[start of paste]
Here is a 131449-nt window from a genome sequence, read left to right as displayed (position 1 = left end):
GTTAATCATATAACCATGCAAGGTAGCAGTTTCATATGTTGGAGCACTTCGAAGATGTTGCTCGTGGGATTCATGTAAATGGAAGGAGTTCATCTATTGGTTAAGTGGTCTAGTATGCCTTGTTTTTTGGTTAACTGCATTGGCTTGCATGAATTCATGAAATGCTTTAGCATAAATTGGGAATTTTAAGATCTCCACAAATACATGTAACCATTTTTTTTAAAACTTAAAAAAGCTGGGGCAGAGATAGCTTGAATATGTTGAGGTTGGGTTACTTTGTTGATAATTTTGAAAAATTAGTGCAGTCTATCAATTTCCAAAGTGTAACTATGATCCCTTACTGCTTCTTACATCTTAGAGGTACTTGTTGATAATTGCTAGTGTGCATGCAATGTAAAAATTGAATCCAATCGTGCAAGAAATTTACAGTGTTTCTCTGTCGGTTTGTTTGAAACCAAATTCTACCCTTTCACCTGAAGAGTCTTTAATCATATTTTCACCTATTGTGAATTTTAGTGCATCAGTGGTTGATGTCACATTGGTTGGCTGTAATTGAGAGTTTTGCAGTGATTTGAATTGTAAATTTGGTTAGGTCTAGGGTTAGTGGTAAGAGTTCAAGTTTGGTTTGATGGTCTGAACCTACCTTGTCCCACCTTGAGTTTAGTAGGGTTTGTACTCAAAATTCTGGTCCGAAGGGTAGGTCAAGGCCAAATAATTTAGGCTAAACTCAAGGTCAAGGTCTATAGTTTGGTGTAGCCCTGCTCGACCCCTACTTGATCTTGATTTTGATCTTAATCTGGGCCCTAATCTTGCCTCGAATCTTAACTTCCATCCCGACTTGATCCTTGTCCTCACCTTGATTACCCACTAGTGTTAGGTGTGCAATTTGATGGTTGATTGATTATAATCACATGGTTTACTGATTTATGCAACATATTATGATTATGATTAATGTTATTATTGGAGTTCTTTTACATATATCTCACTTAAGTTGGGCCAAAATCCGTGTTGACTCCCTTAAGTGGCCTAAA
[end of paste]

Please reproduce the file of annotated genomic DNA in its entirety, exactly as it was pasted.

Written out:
Here is a 131449-nt window from a genome sequence, read left to right as displayed (position 1 = left end):
GTTAATCATATAACCATGCAAGGTAGCAGTTTCATATGTTGGAGCACTTCGAAGATGTTGCTCGTGGGATTCATGTAAATGGAAGGAGTTCATCTATTGGTTAAGTGGTCTAGTATGCCTTGTTTTTTGGTTAACTGCATTGGCTTGCATGAATTCATGAAATGCTTTAGCATAAATTGGGAATTTTAAGATCTCCACAAATACATGTAACCATTTTTTTTAAAACTTAAAAAAGCTGGGGCAGAGATAGCTTGAATATGTTGAGGTTGGGTTACTTTGTTGATAATTTTGAAAAATTAGTGCAGTCTATCAATTTCCAAAGTGTAACTATGATCCCTTACTGCTTCTTACATCTTAGAGGTACTTGTTGATAATTGCTAGTGTGCATGCAATGTAAAAATTGAATCCAATCGTGCAAGAAATTTACAGTGTTTCTCTGTCGGTTTGTTTGAAACCAAATTCTACCCTTTCACCTGAAGAGTCTTTAATCATATTTTCACCTATTGTGAATTTTAGTGCATCAGTGGTTGATGTCACATTGGTTGGCTGTAATTGAGAGTTTTGCAGTGATTTGAATTGTAAATTTGGTTAGGTCTAGGGTTAGTGGTAAGAGTTCAAGTTTGGTTTGATGGTCTGAACCTACCTTGTCCCACCTTGAGTTTAGTAGGGTTTGTACTCAAAATTCTGGTCCGAAGGGTAGGTCAAGGCCAAATAATTTAGGCTAAACTCAAGGTCAAGGTCTATAGTTTGGTGTAGCCCTGCTCGACCCCTACTTGATCTTGATTTTGATCTTAATCTGGGCCCTAATCTTGCCTCGAATCTTAACTTCCATCCCGACTTGATCCTTGTCCTCACCTTGATTACCCACTAGTGTTAGGTGTGCAATTTGATGGTTGATTGATTATAATCACATGGTTTACTGATTTATGCAACATATTATGATTATGATTAATGTTATTATTGGAGTTCTTTTACATATATCTCACTTAAGTTGGGCCAAAATCCGTGTTGACTCCCTTAAGTGGCCTAAA